I’m just back from a great trip overseas, touring in the UK for Body Work. I did a few posts on Facebook along the way but I’ll try to share a few highpoints here.
Also in Hyde Park is a large human-made pond, the Serpentine, filled with all manner of water birds. People come down to feed the birds, and dogs frolic nearby in the shrubs and lawns round-about.
Maddy circled the pond without a lead. She eyed the bread put out for the ducks but on Kerry’s command abandoned it, and never once tried to jump into the Serpentine. I realized that if Callie and I lived in London, we would spend all our time in Magistrate’s Courts, paying fines for jumping in among the birds.
Other dogs: a working dog in Glasgow that stood up and took applause any time Denise Mina or I roused a laugh. An old man walking along the river in Carlisle, with his dog frolicking around him. I followed as long as I could, thinking the scene looked straight out of the opening of Mill on the Floss. A lost dog in Toulouse, trembling with fear because it couldn’t see its mistress. I handed her over to the park maintenance crew, who found her address screwed into a cylinder around her neck and promised to take her home.
Events Natasha Cooper helped me launch Body Work at Waterstones Piccadilly and Denise Mina did the same favor at the Mitchell Library in Glasgow. Both women were as interesting and generous in person as they are in print and the audiences responded warmly to the warmth they could feel on the stage.
Two sisters in their eighties attended the Glasgow event. During the Q & A, one commented that the acknowledgements in my books are so long she couldn’t understand why mine is the only name on the jacket cover. However, she stood in line, very erect despite a cane, and bought a book for her baby sister’s 80th birthday.
Bookwitch came to the Mitchell event, and took some lovely photos; thanks to her I can let you see Denise and me in all our glory.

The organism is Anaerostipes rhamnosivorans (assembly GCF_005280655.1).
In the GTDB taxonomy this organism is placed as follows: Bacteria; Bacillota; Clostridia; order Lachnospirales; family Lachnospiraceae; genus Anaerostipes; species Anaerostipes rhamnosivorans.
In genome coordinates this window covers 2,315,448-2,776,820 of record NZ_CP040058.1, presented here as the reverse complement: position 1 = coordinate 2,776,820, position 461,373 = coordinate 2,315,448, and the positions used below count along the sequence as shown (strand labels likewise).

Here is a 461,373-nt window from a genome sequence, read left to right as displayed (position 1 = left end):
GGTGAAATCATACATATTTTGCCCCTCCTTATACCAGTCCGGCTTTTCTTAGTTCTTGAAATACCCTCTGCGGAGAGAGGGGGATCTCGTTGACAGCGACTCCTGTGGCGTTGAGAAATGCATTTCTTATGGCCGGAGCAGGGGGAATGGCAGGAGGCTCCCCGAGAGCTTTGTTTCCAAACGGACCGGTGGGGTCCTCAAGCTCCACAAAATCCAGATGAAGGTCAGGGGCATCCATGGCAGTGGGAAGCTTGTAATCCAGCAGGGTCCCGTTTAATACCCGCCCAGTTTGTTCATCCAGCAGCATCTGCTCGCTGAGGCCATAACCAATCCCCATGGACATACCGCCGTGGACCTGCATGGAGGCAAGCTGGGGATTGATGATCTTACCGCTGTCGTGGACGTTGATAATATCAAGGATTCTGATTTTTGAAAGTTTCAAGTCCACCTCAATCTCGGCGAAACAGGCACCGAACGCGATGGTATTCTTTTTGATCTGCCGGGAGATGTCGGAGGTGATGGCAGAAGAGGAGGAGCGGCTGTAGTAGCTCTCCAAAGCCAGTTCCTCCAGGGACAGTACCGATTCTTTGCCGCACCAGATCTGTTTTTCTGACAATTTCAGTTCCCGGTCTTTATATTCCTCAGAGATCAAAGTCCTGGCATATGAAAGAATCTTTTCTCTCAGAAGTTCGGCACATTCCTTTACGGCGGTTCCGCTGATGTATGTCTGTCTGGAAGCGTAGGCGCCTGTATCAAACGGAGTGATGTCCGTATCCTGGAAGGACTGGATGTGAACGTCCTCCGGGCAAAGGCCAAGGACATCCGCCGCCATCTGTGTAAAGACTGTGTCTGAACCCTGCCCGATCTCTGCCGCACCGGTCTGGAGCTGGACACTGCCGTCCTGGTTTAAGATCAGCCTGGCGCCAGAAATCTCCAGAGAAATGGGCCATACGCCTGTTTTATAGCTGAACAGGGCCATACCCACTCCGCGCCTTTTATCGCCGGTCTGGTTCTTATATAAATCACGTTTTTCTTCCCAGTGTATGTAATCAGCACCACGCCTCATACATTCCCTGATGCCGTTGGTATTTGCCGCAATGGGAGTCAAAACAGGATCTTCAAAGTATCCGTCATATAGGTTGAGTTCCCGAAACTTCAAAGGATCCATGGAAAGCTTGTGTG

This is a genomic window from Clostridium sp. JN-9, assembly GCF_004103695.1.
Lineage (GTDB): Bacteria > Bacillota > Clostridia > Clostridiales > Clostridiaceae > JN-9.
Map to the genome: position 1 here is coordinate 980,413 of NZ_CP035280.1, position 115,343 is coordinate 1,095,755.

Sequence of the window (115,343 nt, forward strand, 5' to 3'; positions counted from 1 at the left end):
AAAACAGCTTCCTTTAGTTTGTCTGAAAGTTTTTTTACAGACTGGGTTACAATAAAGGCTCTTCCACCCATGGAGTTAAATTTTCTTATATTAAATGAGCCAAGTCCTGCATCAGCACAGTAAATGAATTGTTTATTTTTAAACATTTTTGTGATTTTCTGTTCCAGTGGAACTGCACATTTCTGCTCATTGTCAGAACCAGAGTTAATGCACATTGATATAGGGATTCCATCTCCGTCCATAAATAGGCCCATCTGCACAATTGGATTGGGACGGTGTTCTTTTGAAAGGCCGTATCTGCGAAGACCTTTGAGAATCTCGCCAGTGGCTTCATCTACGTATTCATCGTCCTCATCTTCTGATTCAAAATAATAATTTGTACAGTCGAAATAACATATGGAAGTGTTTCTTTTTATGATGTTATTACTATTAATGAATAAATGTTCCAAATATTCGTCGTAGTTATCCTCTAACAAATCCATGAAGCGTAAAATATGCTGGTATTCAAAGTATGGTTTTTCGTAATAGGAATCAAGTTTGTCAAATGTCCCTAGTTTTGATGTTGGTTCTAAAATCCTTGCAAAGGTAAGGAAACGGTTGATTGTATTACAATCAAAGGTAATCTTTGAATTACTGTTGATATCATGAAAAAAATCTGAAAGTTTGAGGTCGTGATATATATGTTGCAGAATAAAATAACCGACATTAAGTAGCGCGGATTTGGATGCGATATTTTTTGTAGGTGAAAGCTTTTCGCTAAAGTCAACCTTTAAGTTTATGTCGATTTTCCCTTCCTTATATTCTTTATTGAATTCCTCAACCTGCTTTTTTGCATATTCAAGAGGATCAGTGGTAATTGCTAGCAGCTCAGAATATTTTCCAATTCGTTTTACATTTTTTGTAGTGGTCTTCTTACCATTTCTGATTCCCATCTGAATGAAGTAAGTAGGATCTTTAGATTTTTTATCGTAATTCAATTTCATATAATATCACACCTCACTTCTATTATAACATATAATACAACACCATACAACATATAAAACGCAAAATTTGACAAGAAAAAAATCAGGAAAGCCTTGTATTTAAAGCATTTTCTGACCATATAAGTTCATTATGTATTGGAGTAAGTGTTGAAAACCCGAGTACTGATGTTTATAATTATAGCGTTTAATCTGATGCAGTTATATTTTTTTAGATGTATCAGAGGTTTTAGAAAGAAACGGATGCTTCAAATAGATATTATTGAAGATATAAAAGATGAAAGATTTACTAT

From there we went to Peebles for the Borders book festival, where Alistair Moffat did a Q & A. On his first trip to Chicago, Mr. Moffat was put into Cook County Jail overnight until his wife posted $500 cash for a fender-bender. Myself, I think they were shaken down–I never heard of anyone being locked up in County for a fender-bender. Even so, he generously likes Chicago. And was the most thoughtful interviewer I’ve encountered since the late great Studs.
We finished in the south at the Sandhurst library, where a great audience included a 14-year-old Emily Miles, who kindly helped me out of my windbreaker when the zipper stuck, and found my passport and wallet on the library office floor. I was a tired and lucky writer to have her on board.
Reading on the Road Nancy Pickard’s Scent of Rain and Lightning. Nancy writes elegiacally about the landscape of the Great Plains as she tells a gripping story. Emma Donoghue’s The Room; disturbing, hard to drain the troubling images out of the brain. Edith Pearlman‘s Binocular Vision. These are short stories, exquisite, haunting, satisfying. I started the Tiger’s Wife (not to be confused with the Battle Hymn of the Tiger Mother) and the Uses and Abuses of Literature. As we grapple with a nation where a quarter of adults can’t read and most people don’t read books, this is a thoughtful look at what literature does and doesn’t do in our lives.
The weather couldn’t have been more glorious for the whole trip. Flowers bloomed, grass was green, trees were in leaf. It was a terrible shock to return to Chicago, where it’s all still brown and cold. In fact, when we landed and the pilot announced that the local temperature was 26 F I wanted to curl up in my seat while the cleaners prepped the plane and return to London. But I climbed off, and now, after going through a 2 1/2 week pile up of mail, dust and laundry, will return obediently to work.